Bangladesh became as an independent country from Pakistan in 1971 unlike India. Bangladesh also gives food right to its citizen by constitutional provision-article 18-1. Under this provision, Bangladesh had set up several institutions like institute of Public Health Nutrition to assist the government in formulating policy and strategy for nutrition related activities and programmes in 1975, Bangladesh National Nutrition Council (BNNC) in 1975. About 73 percent of Bangladesh children aged 0-59 months were anaemic in 1990 after 20 years of independence with constitutional food right and several efforts. After ten years, Bangladesh reduced 11 percent in anaemia from 1990 (73%) to 2000 (62%) by several efforts like nutrition Policy and Program for Bangladesh, which was approved by the BNNC and published, Conference on Nutrition in 1992, participated in World Food Summit in 1996, National Food and Nutrition policy in 1997 etc. From 2000 (62%) to 2010 (48%), Bangladesh again achieved 14 percent reduction in anaemia of child that might be with the help of effective policies like National Food Policy in 2006 and previous policies as well. Bangladesh kept the reduction rate even after 2010 and again reduced eight percent of anemia between 2010 (48%) and 2016 (40%).
Nepal attempted multiple measures to address nutritional problems in the country. It is a fundamental human right enshrined in the 'Convention on the Rights of the Child (CRC) 1989. After the National Nutrition Strategy in 1978. Further, Nepal National Plan of Action for Nutrition 1998, Nepal Health Sector Programme- Implementation Plan 2004-2009, National Nutrition Policy and Strategy 2004, National Plan for Action on Nutrition (NPAN) 2007, National Nutrition Policy and Strategy 2008 and current National Nutrition Program(Pahari, 2011) were implemented. The government has also implemented the School Health and Nutrition Strategy 2006 to improve school-aged children's health and nutrition status. By these efforts, Nepal has reduced its anemia by 31 percentage from 74 percent in 1990 to 43 percent in 2016.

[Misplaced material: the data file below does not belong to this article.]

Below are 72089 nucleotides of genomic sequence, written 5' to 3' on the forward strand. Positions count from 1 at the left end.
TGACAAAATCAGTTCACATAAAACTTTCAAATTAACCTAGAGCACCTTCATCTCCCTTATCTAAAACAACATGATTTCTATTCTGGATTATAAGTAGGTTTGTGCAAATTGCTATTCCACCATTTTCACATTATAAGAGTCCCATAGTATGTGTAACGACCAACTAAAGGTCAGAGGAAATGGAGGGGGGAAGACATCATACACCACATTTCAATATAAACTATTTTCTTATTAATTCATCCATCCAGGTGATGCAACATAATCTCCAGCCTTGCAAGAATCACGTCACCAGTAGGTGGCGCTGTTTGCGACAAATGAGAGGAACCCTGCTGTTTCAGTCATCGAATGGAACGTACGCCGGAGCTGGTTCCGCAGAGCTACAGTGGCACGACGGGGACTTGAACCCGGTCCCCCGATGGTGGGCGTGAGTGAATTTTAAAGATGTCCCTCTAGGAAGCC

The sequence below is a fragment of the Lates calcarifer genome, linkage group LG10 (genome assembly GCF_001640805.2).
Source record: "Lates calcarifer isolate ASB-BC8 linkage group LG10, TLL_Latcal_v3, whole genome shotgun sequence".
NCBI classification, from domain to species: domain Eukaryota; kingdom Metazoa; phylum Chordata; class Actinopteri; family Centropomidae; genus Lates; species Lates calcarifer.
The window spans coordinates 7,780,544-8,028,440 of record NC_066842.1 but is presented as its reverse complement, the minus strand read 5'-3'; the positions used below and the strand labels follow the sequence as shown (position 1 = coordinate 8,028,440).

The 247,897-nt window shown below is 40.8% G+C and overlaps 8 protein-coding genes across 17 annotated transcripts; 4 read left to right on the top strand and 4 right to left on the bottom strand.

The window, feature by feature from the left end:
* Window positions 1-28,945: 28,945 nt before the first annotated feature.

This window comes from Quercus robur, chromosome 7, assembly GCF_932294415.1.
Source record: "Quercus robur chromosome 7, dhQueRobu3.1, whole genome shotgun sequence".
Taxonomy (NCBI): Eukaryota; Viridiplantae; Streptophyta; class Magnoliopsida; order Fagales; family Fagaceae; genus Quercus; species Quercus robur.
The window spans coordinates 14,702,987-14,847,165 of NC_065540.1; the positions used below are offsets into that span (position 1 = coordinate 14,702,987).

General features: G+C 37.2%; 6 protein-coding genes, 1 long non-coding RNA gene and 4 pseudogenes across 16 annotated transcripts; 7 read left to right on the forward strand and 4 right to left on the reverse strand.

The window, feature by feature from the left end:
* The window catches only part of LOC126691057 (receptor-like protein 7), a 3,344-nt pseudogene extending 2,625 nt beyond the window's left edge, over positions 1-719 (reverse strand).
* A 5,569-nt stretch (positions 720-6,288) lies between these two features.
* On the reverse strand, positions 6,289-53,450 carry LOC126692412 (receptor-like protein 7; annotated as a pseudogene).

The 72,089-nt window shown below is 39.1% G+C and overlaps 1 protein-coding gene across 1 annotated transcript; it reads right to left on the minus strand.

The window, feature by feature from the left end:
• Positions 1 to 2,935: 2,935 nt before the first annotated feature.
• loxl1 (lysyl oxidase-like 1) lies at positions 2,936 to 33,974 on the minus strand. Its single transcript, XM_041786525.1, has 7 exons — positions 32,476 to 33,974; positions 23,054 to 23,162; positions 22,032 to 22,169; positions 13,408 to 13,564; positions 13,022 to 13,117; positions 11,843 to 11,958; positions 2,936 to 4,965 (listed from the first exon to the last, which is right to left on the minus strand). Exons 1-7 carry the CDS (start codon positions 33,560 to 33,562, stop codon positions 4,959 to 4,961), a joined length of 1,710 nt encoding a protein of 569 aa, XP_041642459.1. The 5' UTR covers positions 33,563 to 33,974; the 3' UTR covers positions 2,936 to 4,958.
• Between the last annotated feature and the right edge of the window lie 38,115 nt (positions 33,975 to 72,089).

Article 38 of the Pakistan constitution gives the right to food. After having constitutional right in 40 years between 1950 to 1990, 70 percent of Pakistan children aged 0-59 months were anaemic. This plight situation might be the outcome of two major reasons. Firstly, Pakistan’s engagement in big wars with India (Kashmir War 1947-48; India-Pakistan war of 1965); and Secondly Pakistan got independence in 1947 only. After ten years, Pakistan got 12 percent reduction in anaemia from 1990 (71%) to 2000 (59%). In this duration, Pakistan govt made several programs like National Health Policy in 1990, Launched the National Programme for Family Planning and Primary Healthcare in 1994, Streamline it further of National Health Policy in 1997, National Vitamin A strategy meeting was held in 1999 and these policies might have played an important role to get 12 percent anaemia reduction among children. From 2000 (59%) to 2010 (57%), Pakistan achieved only two percent reduction which clearly manifests the prelude of priority changes from child health. Pakistan’s priority changes from child health have been crystal clear when its anaemia prevalence increase by two percent from 2010 (57%) to 2016 (59%).
In selected countries have a constitutional base to provide nutritional support to their citizens; thus, India, Pakistan, Bangladesh, and Nepal have implemented nutritional programs. The prevalence of anemia among children in 2016 shows that selected countries' efforts need to develop a comprehensive nutritional plan to deal with anemia. India and Pakistan have a 70-year history, whereas Nepal and Bangladesh have a more than 50-year history of implementation, but anemia's prevalence is still high. These findings suggest that there is scope for strategy improvement.
Figure 1 to 4 reveals that all the countries have high anemia among children in 1990. The prevalence of anemia started declining in South Asian countries. Despite progress in the last decade for anemia reduction in children, anemia continues to be a major public health concern in South Asia. Our findings have revealed to accelerate anemia reduction, a holistic approach targeting the known underlying determinants of anemia is needed.
The study finds nutritional programs have a positive impact on the prevalence of anemia. The high prevalence was observed in 1990 and started to decline over time. A similar declining trend was observed in all the selected countries, except Pakistan. The majority of anemia increases after 2010 in Pakistan, which shows a lack of interest in implementing the nutritional policy. On the other hand, the low prevalence was observed in Bangladesh and Nepal despite fewer policies and programs than in India and Pakistan which manifests quality of policy is more important rather than quantity of policy. The study suggests, to eradicate anemia among the children, India and Pakistan need to take a lesson from the neighboring countries.